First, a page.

We took a break from the site and then got sick (just a cold but we still felt miserable), so we don't have much to write about right now.

The new blog theme ended up being fairly similar to the original nude theme. Making it more colorful seemed like it would lean too much in the direction of one of the branches. This version of the theme is inspired by Emilie Reed's Zonelet (Hotel Paintings) and Murid's neocities page, as well as news websites in general.

In an attempt to explain my experiences as part of a subsystem that is more median than the rest of the system, I came up with some ideas for descriptions based off of more well-known concepts in plurality that used star systems as a metaphor. Since the amount of separation between people in this system changes so often, having short ways to describe might prove useful.

Headspace is a commonly used term. It refers to the "internal world" some systems have, where system members can see/visualize each other to interact.

Identity space: the space in which identities are compared, as opposed to a headspace where peoples' mental-physical presences are compared in physical distance. Identity space is described more vaguely and with metaphors because it doesn’t translate to physical distances as well as a headspace does. For example, system members in a multiple system have identities that are distant from each other in their identity space regardless of how close they are to each other in their headspace. A median system may use a headspace where they can be distant from one another for functional visualization purposes but they are still close to each other in their identity space. A subsystem has an identity space of its own within the broader system’s identity space, where they can be relatively close or distant considering that the subsystem’s members are closer to each other than they are to non-subsystem members.

Identity mass: how much of a presence someone has in the identity space they occupy. Some system members, such as fragments, may have a small identity mass while having a strong presence in the headspace due to their strong reactions. Identity mass can correlate with how much distance they have from others in the identity space, but it doesn’t necessarily have to do so. People can be very individualistic while also blending with each other easily.

Integration (in this terminology): integration or fusion occurs when two identity masses are so close that they intertwine. Typically, integration refers to permanent combination, fusion refers to impermanent combination, and blending refers to combination that is both impermanent and incomplete. We don’t have much experience with integration or fusion. Our blending happens as a function of Fronting more often than it happens in our general identity space.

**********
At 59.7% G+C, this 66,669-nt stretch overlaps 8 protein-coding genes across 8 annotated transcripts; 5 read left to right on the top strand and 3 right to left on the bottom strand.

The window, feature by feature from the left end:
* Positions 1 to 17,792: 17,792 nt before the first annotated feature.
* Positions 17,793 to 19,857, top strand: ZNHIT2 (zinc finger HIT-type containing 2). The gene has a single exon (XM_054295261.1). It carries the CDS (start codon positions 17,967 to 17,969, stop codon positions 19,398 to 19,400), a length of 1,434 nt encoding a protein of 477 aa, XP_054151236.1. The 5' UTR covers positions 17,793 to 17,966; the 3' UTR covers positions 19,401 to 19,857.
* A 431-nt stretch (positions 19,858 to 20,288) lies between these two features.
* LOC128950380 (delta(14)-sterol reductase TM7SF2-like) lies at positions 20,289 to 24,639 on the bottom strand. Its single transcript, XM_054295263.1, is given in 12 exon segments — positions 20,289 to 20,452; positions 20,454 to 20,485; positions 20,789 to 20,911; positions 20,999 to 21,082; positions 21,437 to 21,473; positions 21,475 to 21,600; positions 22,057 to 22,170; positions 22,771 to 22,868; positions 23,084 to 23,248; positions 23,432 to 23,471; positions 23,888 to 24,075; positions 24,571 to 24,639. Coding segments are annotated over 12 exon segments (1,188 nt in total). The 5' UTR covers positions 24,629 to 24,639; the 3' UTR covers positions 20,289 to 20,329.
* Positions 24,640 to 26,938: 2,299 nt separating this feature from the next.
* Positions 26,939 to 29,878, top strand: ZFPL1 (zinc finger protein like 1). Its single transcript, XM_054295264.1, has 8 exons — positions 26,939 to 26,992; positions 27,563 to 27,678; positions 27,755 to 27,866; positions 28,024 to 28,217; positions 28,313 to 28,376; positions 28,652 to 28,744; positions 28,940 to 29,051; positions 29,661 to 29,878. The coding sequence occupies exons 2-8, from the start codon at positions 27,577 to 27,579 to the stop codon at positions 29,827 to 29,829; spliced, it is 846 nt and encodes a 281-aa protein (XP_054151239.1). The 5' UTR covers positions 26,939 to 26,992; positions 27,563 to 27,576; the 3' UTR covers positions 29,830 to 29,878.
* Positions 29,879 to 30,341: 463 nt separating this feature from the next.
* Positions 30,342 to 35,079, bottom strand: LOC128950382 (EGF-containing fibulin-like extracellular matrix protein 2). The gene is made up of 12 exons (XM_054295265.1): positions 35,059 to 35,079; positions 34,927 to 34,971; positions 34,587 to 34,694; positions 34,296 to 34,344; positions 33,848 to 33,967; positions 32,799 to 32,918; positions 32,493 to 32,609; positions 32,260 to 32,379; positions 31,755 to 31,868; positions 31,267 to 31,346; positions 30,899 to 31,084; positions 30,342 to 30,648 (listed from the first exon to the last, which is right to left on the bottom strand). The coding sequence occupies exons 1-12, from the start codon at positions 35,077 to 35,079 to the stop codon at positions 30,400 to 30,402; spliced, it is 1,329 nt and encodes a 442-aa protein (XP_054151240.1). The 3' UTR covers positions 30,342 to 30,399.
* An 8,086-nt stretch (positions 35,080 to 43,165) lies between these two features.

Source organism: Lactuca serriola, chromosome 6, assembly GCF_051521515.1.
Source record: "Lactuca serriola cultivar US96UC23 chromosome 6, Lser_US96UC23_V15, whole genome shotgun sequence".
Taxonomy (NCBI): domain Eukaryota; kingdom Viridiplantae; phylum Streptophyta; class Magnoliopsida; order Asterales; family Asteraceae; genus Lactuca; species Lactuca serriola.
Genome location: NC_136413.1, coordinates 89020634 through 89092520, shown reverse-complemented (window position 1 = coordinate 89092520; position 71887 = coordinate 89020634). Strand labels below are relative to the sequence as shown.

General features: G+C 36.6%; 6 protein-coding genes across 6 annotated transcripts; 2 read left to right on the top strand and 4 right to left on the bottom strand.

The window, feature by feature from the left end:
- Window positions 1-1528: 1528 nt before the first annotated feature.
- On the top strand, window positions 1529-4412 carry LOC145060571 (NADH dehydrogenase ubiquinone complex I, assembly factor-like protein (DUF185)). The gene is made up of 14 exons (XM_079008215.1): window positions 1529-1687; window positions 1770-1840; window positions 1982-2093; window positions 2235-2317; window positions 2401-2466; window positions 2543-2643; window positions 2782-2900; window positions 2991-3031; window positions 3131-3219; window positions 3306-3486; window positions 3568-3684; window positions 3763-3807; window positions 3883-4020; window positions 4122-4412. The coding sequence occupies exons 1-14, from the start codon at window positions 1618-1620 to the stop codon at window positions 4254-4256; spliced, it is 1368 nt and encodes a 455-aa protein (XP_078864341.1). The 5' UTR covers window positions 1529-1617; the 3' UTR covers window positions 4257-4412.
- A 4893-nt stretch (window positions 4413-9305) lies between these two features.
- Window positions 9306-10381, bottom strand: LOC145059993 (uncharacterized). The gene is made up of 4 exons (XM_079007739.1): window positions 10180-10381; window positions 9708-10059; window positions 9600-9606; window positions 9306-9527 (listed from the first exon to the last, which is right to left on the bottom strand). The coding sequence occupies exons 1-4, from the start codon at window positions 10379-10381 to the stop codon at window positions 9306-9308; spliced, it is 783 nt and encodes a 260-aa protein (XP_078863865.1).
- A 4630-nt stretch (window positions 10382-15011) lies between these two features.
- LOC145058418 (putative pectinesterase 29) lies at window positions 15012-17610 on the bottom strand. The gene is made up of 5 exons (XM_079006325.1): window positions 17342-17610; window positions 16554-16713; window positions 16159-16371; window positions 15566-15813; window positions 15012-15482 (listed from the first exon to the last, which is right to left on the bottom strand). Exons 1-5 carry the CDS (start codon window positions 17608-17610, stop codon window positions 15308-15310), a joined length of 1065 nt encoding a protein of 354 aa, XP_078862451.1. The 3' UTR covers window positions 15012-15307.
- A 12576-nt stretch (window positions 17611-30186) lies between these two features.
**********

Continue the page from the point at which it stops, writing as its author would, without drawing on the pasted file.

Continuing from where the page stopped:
Describing the weight of identities as masses is difficult to use. It might be more helpful to use a different perspective to make descriptions like these if the comparison to stars is too limited. The terms are bound to have some limitations, however, since they are meant to describe system members relative to each other and not to describe them more objectively as individuals. The idea was to come up with a flexible way to describe the scale of multiple-to-median that allows for self-explanation instead of using rigid terms, but it may still feel rigid when applied to describing people.

Identity space is easy to use but describing one seems difficult. That may be because we just happen to have a very complex one, though. Our headspace is based off of things we know but our identity space isn't. It moves fluidly but isn't in our control.

Maybe these will be expanded on in the future if we decide to use them again. If we make an update on Front it may be useful. Most of us are used to how our system works enough to not need words for it outside of writing.



This one is a little long because we sat on it for a while. Blog post drafts generally start with this section.

Here's some links that aren't about security or privacy. Some recommended reading from the Poetry Renaissance: